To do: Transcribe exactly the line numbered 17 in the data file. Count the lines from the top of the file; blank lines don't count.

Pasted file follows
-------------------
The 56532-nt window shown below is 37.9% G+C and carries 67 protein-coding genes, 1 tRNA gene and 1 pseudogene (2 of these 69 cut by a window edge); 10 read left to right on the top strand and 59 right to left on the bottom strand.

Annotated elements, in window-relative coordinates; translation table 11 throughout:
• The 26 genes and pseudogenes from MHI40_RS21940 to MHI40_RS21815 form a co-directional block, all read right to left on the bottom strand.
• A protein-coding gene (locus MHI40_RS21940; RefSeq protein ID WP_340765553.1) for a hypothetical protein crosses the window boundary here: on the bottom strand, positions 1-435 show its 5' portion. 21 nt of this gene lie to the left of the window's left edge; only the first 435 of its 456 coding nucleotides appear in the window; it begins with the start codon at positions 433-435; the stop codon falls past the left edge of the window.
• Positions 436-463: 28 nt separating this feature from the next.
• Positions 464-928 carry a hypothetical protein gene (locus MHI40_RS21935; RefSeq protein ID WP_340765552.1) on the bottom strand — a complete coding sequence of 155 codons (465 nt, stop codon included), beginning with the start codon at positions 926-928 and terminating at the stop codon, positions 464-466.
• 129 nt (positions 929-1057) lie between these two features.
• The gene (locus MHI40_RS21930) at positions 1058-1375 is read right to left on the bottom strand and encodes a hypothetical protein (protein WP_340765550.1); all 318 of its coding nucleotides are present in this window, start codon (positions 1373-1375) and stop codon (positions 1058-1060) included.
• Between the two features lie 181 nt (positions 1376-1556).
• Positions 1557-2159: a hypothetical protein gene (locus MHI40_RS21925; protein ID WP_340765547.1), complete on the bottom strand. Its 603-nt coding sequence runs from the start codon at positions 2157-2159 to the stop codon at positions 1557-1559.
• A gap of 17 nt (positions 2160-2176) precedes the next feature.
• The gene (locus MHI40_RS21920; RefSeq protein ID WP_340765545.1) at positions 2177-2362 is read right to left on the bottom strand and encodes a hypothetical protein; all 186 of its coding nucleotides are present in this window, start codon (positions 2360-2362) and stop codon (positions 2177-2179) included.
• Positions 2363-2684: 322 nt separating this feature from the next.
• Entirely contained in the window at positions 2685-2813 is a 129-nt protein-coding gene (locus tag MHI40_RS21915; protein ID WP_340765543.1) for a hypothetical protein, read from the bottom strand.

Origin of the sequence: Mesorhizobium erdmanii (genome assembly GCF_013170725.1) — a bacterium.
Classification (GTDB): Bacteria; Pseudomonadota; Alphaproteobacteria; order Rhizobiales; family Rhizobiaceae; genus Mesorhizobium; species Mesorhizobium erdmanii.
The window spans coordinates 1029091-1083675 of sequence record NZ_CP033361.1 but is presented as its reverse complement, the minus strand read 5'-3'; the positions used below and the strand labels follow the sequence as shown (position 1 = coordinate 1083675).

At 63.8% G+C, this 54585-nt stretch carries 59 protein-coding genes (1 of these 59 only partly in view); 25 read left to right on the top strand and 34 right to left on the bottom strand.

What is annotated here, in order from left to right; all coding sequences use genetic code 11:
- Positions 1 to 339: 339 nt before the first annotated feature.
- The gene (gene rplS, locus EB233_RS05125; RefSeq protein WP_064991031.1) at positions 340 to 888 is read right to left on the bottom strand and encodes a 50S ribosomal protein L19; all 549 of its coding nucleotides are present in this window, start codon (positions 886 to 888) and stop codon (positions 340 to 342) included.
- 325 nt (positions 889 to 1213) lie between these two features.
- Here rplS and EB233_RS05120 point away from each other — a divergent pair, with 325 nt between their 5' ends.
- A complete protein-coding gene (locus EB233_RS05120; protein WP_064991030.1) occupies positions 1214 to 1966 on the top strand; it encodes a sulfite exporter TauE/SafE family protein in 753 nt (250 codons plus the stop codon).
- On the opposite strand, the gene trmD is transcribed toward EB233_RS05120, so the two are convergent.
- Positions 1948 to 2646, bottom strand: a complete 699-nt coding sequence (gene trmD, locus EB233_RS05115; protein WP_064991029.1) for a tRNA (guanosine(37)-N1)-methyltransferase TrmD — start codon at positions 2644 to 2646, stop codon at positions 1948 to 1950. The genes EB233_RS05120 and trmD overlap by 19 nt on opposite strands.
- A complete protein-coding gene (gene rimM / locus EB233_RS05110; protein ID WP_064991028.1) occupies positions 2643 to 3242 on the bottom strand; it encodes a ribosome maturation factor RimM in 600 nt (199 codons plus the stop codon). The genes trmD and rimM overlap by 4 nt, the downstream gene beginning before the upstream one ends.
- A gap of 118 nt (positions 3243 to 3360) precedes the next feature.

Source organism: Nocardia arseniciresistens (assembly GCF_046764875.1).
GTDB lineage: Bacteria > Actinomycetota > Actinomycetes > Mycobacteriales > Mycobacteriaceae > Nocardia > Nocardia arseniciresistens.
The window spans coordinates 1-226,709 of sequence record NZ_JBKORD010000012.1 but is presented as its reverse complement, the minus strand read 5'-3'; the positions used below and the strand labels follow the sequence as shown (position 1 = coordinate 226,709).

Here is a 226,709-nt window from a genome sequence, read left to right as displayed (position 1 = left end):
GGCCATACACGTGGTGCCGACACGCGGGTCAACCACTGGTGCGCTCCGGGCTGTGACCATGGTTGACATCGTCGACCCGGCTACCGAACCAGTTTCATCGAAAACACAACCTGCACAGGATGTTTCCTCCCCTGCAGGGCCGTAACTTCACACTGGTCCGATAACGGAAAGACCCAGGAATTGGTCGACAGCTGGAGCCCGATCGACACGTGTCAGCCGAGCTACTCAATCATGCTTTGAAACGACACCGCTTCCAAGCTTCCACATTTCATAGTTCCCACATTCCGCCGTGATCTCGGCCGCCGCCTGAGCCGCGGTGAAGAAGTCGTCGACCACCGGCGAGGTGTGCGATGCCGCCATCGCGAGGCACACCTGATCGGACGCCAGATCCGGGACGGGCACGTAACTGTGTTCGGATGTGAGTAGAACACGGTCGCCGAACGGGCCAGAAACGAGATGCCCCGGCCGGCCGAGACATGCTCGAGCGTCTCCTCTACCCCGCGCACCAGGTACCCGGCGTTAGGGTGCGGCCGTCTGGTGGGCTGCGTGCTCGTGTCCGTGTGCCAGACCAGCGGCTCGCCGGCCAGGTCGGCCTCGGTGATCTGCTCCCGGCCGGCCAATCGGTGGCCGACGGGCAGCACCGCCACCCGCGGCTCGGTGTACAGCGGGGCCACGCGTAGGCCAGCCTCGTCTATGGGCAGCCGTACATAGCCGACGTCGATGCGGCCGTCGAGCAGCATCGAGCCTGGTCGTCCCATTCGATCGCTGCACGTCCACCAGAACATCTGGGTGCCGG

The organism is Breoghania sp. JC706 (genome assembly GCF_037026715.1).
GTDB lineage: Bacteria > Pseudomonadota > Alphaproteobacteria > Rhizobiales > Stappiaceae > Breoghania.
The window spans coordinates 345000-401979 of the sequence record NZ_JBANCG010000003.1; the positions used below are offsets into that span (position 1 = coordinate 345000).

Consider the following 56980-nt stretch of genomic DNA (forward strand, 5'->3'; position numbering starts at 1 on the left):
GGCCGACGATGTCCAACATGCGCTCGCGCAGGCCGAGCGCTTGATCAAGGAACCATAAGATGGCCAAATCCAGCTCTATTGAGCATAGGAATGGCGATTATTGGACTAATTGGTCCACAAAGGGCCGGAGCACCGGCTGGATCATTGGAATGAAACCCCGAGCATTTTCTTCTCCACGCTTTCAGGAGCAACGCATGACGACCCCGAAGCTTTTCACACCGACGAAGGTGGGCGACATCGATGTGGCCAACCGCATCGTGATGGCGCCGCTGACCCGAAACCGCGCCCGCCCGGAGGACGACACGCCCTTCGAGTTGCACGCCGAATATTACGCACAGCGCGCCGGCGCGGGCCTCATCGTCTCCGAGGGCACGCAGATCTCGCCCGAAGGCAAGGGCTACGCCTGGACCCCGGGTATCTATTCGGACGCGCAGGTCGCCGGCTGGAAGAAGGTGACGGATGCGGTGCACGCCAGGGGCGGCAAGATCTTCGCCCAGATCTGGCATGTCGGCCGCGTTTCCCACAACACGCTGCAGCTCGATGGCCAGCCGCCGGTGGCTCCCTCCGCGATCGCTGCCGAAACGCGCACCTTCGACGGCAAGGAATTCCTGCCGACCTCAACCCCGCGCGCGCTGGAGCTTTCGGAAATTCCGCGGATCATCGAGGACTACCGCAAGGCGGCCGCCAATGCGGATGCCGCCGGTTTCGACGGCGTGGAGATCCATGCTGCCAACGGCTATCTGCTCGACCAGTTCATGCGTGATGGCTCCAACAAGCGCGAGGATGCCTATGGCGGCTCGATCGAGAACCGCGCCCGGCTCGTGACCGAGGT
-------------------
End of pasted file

The window spans coordinates 1029091-1083675 of sequence record NZ_CP033361.1 but is presented as its reverse complement, the minus strand read 5'-3'; the positions used below and the strand labels follow the sequence as shown (position 1 = coordinate 1083675).